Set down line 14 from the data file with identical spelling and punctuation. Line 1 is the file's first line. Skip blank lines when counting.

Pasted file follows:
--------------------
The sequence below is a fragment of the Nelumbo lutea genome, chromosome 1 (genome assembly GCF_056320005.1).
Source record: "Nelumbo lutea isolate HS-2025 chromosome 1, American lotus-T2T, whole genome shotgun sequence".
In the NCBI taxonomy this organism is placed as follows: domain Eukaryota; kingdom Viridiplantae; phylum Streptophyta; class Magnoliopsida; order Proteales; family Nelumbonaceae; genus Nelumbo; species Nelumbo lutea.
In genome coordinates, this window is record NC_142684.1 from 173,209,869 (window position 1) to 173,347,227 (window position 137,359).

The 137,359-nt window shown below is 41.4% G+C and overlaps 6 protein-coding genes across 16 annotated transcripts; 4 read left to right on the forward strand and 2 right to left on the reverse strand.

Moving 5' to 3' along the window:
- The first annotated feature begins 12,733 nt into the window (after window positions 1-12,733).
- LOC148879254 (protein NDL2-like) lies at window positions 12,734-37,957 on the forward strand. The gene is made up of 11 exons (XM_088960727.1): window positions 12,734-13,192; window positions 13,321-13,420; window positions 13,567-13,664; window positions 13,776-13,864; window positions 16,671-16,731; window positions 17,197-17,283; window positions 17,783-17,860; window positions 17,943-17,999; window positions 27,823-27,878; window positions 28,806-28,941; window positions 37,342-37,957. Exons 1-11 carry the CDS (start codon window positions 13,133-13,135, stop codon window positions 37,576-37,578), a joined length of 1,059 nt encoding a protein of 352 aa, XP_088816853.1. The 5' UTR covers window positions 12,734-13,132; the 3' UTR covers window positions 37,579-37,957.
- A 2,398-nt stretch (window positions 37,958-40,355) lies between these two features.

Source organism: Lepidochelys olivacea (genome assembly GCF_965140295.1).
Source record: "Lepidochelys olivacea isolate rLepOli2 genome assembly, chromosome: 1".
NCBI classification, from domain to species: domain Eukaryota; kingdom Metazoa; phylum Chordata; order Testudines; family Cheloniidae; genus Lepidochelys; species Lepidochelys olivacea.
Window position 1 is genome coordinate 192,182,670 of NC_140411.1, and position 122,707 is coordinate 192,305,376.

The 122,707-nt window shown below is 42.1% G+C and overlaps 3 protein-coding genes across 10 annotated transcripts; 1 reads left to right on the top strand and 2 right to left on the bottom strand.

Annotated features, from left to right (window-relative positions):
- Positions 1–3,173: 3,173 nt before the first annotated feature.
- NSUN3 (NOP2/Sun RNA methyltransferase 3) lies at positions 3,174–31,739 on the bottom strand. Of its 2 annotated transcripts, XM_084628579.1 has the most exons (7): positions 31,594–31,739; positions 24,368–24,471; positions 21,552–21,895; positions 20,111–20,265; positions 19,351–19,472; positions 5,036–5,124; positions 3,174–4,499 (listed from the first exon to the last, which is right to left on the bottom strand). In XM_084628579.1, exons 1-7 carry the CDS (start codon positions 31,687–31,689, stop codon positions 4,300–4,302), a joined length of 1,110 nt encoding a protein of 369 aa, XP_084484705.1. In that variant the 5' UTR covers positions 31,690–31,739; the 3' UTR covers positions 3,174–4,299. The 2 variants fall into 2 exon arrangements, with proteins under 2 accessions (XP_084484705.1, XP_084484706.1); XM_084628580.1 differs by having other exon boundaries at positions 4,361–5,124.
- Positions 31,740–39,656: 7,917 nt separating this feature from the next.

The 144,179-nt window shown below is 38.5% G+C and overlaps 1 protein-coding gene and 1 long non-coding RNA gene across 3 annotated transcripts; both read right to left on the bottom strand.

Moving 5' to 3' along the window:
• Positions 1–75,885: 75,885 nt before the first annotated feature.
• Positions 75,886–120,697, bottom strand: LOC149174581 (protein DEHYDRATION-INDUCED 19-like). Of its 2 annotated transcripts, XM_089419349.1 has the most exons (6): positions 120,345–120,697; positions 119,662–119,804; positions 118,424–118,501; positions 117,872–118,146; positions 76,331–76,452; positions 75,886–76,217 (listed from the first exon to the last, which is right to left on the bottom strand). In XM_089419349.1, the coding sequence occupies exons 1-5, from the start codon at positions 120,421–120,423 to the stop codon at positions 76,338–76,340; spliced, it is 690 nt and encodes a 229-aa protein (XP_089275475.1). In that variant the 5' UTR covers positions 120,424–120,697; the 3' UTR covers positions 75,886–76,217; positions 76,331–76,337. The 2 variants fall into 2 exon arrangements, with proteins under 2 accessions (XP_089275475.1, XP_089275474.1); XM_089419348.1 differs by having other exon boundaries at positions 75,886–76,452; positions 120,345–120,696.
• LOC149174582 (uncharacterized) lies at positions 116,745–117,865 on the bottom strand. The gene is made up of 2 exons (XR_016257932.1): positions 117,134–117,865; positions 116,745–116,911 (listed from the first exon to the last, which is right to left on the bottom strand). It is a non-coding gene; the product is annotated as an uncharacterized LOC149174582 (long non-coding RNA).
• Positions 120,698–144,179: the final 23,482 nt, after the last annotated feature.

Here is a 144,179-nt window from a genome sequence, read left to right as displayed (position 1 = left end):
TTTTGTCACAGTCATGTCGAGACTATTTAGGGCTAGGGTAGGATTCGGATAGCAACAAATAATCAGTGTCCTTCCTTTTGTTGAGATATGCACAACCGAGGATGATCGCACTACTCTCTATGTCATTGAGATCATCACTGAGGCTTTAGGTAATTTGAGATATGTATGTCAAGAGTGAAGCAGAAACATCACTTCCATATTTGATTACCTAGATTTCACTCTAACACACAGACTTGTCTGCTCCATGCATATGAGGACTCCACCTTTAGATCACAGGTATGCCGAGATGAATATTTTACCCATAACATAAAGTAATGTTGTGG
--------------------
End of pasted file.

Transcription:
The 122,707-nt window shown below is 42.1% G+C and overlaps 3 protein-coding genes across 10 annotated transcripts; 1 reads left to right on the top strand and 2 right to left on the bottom strand.